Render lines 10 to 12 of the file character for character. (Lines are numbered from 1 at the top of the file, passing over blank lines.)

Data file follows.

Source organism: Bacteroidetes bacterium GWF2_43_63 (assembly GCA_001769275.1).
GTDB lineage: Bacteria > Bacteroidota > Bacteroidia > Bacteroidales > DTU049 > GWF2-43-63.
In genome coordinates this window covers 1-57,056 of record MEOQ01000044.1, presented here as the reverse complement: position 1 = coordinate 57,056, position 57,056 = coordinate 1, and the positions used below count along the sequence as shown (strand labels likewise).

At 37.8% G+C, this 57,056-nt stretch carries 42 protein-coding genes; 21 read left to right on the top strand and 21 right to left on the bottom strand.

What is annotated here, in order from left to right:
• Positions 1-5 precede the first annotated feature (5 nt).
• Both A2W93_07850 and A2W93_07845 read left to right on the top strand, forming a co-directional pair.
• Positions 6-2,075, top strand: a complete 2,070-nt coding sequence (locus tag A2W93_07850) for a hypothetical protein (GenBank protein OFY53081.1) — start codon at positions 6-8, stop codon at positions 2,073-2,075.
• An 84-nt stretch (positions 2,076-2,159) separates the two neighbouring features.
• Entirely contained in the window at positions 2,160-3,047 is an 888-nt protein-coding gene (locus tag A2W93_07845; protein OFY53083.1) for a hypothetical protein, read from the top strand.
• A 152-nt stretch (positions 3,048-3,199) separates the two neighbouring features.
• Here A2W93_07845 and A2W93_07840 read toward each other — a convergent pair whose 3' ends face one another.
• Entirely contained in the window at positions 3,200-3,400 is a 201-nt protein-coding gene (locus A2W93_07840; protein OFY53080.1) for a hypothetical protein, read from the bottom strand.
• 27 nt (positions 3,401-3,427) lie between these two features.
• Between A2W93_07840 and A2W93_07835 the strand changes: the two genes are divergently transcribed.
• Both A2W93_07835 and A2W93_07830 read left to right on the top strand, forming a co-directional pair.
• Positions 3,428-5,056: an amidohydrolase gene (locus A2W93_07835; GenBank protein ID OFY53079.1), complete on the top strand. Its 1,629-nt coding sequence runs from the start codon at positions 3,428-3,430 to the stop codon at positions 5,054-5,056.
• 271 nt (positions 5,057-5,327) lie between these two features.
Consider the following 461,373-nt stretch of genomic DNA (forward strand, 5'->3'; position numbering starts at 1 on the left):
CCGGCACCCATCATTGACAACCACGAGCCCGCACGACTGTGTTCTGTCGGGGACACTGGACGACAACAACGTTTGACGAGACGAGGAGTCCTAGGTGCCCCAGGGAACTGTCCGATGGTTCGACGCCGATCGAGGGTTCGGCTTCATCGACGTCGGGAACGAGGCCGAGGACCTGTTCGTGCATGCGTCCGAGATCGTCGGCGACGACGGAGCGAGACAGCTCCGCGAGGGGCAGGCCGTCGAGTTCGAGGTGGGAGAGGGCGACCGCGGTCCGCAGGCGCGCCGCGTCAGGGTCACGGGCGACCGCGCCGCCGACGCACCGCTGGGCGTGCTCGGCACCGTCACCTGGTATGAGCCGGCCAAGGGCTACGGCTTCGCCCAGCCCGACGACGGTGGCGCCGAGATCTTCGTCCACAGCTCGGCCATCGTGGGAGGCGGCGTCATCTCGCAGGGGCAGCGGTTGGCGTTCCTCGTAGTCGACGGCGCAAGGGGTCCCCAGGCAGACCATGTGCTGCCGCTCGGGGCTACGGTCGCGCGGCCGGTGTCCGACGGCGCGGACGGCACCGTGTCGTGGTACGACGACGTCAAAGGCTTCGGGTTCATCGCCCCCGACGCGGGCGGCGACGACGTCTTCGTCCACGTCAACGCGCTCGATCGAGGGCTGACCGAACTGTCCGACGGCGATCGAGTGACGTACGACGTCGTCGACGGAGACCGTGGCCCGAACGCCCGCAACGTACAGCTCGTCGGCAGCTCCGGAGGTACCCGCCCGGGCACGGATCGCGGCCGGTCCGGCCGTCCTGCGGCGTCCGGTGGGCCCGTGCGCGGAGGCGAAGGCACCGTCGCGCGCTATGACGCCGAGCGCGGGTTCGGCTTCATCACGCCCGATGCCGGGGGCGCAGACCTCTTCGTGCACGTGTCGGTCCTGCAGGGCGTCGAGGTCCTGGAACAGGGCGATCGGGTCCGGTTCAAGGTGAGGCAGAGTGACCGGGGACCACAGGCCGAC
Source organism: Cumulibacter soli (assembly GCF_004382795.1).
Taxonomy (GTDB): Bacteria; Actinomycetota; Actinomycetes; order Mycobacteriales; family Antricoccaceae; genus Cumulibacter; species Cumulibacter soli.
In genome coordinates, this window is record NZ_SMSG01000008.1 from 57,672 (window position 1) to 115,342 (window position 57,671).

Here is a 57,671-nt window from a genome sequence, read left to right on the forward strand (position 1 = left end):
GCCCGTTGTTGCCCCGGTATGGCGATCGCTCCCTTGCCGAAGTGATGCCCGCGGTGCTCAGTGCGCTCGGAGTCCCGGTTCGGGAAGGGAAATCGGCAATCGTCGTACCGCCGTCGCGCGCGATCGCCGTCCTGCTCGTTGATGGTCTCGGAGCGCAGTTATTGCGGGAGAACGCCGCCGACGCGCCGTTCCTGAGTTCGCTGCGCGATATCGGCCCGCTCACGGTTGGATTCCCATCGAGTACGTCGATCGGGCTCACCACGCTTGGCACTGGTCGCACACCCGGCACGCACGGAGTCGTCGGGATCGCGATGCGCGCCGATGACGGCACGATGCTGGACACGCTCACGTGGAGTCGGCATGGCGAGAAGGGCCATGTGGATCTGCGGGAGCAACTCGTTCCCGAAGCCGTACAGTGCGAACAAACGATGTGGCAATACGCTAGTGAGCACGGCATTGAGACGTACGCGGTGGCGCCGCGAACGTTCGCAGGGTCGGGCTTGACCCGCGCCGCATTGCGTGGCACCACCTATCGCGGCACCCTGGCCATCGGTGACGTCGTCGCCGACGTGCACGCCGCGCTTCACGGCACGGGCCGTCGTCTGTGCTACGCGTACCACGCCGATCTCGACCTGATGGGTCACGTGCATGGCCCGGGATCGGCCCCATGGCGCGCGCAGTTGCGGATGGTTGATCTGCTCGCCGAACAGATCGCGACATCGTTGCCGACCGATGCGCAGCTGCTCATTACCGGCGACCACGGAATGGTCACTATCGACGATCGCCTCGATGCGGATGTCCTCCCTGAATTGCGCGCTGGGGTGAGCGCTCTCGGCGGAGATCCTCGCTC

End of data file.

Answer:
• Entirely contained in the window at positions 2,160-3,047 is an 888-nt protein-coding gene (locus tag A2W93_07845; protein OFY53083.1) for a hypothetical protein, read from the top strand.
• A 152-nt stretch (positions 3,048-3,199) separates the two neighbouring features.
• Here A2W93_07845 and A2W93_07840 read toward each other — a convergent pair whose 3' ends face one another.